Article

Genetic Analysis of Congenital Cystic Adenomatoid Malformation Reveals a Novel Pulmonary Gene: Fatty Acid Binding Protein-7 (Brain Type)

Abstract

The pathogenesis of congenital cystic adenomatoid malformation (CCAM) is unknown and its natural history is unpredictable. Fatty acid binding protein-7 (FABP-7) has been previously described in brain and breast development, but never before in the lung. We investigate gene expression in CCAM, and hypothesize that CCAM results from an aberration in the signaling pathway during lung development. Under IRB approval, tissue specimens of fetal CCAM, fetal control, postnatal CCAM, and postnatal control were examined and microarray analysis was performed. Candidate differentially expressed genes were selected with log-odds ratio (B) >0 and false discovery rate <0.05. Validation of differential expression was achieved at the RNA and protein levels. FABP-7 was underexpressed in fetal CCAM compared with fetal lung in both the microarray and by RT-PCR. Findings were duplicated by Western Blot analysis and immunohistochemistry. This is the first description of FABP-7 in the human lung. Decreased expression of FABP-7 in fetal CCAM compared with normal fetal lung at both the RNA and protein levels suggests FABP-7 may have a role in pulmonary development and in the pathogenesis of CCAM.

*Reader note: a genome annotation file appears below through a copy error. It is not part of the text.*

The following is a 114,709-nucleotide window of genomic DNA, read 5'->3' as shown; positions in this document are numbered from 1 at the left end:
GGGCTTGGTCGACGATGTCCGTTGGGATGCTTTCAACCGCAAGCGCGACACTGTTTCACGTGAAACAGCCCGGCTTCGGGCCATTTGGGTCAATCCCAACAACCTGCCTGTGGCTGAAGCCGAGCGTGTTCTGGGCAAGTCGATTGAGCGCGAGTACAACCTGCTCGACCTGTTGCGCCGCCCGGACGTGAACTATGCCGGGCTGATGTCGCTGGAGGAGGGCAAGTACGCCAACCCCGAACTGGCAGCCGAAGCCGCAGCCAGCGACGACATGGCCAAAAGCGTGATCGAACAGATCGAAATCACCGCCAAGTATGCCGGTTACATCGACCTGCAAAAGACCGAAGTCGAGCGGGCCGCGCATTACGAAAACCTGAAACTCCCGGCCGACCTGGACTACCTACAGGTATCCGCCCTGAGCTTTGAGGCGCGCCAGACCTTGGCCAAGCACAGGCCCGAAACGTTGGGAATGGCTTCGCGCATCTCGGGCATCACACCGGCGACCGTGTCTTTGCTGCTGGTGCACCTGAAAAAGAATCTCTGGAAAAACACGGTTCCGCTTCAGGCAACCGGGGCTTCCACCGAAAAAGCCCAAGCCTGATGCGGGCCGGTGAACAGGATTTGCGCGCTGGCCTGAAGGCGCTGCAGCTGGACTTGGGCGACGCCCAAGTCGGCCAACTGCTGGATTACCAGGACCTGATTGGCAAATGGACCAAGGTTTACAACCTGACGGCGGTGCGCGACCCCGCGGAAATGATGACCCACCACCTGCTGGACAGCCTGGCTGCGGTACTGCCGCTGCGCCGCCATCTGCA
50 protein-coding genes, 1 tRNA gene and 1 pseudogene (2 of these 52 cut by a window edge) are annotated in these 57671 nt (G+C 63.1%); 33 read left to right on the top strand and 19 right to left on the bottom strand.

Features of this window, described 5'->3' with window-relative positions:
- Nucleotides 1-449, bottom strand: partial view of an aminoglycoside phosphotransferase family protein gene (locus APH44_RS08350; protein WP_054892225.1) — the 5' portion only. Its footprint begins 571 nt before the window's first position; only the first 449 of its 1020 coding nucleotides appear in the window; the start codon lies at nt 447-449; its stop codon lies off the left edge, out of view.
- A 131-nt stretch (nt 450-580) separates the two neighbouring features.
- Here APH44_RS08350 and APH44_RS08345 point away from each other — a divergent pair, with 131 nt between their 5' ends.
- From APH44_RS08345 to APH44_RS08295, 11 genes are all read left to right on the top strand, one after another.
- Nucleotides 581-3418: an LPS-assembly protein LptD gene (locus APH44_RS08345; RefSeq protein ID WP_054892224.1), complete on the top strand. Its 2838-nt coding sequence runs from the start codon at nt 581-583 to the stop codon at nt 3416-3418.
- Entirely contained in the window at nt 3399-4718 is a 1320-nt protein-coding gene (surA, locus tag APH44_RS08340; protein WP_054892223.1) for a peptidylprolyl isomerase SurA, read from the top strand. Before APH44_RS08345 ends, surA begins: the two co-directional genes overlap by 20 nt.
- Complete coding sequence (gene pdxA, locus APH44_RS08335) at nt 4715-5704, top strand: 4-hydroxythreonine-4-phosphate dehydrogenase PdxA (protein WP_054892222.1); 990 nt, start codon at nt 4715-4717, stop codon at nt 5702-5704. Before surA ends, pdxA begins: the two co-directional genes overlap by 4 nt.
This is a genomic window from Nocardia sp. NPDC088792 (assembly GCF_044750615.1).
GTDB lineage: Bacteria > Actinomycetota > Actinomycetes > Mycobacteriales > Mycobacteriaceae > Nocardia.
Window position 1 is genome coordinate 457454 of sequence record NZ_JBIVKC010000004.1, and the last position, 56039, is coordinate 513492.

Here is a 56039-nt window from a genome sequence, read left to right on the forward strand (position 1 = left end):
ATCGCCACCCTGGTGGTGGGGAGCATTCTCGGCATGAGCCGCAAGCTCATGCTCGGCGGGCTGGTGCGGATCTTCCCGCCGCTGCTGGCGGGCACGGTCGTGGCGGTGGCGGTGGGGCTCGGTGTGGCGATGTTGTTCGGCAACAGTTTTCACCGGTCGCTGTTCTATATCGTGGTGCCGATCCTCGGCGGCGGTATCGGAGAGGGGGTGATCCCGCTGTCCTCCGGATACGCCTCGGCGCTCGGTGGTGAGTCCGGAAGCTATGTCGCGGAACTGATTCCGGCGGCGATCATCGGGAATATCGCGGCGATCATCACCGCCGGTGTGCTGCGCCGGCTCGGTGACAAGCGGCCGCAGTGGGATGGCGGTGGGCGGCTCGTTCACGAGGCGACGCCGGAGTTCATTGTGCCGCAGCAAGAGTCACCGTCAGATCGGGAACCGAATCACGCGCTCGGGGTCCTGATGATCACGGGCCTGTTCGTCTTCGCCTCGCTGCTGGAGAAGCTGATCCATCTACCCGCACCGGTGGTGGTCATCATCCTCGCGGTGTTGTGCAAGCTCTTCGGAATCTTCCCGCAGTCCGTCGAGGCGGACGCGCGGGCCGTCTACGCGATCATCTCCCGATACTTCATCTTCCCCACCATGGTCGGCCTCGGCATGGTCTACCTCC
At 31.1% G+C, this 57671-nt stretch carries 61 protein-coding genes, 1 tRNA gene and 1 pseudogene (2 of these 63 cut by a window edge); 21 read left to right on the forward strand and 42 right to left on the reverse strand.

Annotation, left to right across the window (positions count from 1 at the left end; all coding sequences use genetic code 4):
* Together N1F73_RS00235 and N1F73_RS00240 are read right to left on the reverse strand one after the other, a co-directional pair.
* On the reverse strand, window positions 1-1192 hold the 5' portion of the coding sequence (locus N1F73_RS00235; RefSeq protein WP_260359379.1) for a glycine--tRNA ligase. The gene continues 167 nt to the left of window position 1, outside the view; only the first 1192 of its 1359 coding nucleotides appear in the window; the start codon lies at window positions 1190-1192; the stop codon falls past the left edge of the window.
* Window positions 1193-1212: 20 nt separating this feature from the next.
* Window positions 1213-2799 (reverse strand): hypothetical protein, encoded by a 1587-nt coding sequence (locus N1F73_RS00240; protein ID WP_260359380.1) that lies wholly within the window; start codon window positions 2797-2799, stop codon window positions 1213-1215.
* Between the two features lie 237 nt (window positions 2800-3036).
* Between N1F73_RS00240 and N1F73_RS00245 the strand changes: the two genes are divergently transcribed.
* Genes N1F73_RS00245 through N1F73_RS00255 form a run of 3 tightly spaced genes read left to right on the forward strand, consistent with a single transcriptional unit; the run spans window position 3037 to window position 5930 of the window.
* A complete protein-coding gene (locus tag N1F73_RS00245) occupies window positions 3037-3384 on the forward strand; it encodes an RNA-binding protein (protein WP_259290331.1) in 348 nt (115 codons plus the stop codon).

Main

Congenital cystic adenomatoid malformation (CCAM) is a multicystic pulmonary mass characterized by an abnormal proliferation of tissue resembling terminal respiratory bronchioles. The relatively rare lesions usually occur unilaterally and involve only one lobe of the lung. Diagnosis is often made by prenatal ultrasonography.

CCAM has a variable natural history. Some lesions regress in utero with no residual abnormality at birth (12), others are associated with fetal polyhydramnios, mediastinal shift, and nonimmune hydrops fetalis resulting in the risk of fetal demise (3). Mediastinal shift and hydrops fetalis are indications for fetal intervention.

Stocker et al.'s original classification of CCAM included three subtypes based predominantly on the cyst size. Type I lesions are composed of single or multiple large cysts (>2 cm in diameter); type II lesions are multiple, smaller cysts (<1 cm in diameter); and type III are more solid, microcystic lesions. Two variants were later added to the original classification system: type 0, composed of bronchial-like histology and type IV, a more distal acinar lesion (4).